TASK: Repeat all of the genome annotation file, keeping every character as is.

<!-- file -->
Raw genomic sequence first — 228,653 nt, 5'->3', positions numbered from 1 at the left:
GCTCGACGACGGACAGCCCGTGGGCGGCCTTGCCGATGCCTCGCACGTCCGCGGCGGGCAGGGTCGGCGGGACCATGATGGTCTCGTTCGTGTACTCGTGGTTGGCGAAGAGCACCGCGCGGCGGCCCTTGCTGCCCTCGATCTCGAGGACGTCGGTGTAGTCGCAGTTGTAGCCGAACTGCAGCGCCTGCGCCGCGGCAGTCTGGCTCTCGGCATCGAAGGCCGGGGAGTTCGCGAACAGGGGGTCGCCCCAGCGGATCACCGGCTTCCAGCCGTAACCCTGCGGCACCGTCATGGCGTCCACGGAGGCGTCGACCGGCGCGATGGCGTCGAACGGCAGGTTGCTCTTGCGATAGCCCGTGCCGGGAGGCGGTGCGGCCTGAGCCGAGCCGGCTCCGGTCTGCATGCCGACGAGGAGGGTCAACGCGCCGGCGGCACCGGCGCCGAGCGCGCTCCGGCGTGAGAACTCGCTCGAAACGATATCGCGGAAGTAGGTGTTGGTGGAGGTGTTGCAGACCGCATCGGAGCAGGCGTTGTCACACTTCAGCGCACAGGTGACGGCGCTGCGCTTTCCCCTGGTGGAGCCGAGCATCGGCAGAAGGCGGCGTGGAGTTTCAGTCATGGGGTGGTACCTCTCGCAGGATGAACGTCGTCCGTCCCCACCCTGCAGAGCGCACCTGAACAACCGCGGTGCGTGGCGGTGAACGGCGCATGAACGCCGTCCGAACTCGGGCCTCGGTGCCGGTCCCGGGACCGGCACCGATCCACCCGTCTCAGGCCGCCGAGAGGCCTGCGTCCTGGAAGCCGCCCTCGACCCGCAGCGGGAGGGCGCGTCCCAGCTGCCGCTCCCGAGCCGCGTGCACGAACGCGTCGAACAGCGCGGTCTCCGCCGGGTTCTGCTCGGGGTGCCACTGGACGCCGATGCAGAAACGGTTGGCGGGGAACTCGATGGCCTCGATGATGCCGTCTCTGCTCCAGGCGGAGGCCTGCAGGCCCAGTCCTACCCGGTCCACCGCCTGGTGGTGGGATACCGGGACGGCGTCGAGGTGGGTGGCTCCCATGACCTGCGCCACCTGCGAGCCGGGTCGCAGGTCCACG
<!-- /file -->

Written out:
Raw genomic sequence first — 228,653 nt, 5'->3', positions numbered from 1 at the left:
GCTCGACGACGGACAGCCCGTGGGCGGCCTTGCCGATGCCTCGCACGTCCGCGGCGGGCAGGGTCGGCGGGACCATGATGGTCTCGTTCGTGTACTCGTGGTTGGCGAAGAGCACCGCGCGGCGGCCCTTGCTGCCCTCGATCTCGAGGACGTCGGTGTAGTCGCAGTTGTAGCCGAACTGCAGCGCCTGCGCCGCGGCAGTCTGGCTCTCGGCATCGAAGGCCGGGGAGTTCGCGAACAGGGGGTCGCCCCAGCGGATCACCGGCTTCCAGCCGTAACCCTGCGGCACCGTCATGGCGTCCACGGAGGCGTCGACCGGCGCGATGGCGTCGAACGGCAGGTTGCTCTTGCGATAGCCCGTGCCGGGAGGCGGTGCGGCCTGAGCCGAGCCGGCTCCGGTCTGCATGCCGACGAGGAGGGTCAACGCGCCGGCGGCACCGGCGCCGAGCGCGCTCCGGCGTGAGAACTCGCTCGAAACGATATCGCGGAAGTAGGTGTTGGTGGAGGTGTTGCAGACCGCATCGGAGCAGGCGTTGTCACACTTCAGCGCACAGGTGACGGCGCTGCGCTTTCCCCTGGTGGAGCCGAGCATCGGCAGAAGGCGGCGTGGAGTTTCAGTCATGGGGTGGTACCTCTCGCAGGATGAACGTCGTCCGTCCCCACCCTGCAGAGCGCACCTGAACAACCGCGGTGCGTGGCGGTGAACGGCGCATGAACGCCGTCCGAACTCGGGCCTCGGTGCCGGTCCCGGGACCGGCACCGATCCACCCGTCTCAGGCCGCCGAGAGGCCTGCGTCCTGGAAGCCGCCCTCGACCCGCAGCGGGAGGGCGCGTCCCAGCTGCCGCTCCCGAGCCGCGTGCACGAACGCGTCGAACAGCGCGGTCTCCGCCGGGTTCTGCTCGGGGTGCCACTGGACGCCGATGCAGAAACGGTTGGCGGGGAACTCGATGGCCTCGATGATGCCGTCTCTGCTCCAGGCGGAGGCCTGCAGGCCCAGTCCTACCCGGTCCACCGCCTGGTGGTGGGATACCGGGACGGCGTCGAGGTGGGTGGCTCCCATGACCTGCGCCACCTGCGAGCCGGGTCGCAGGTCCACG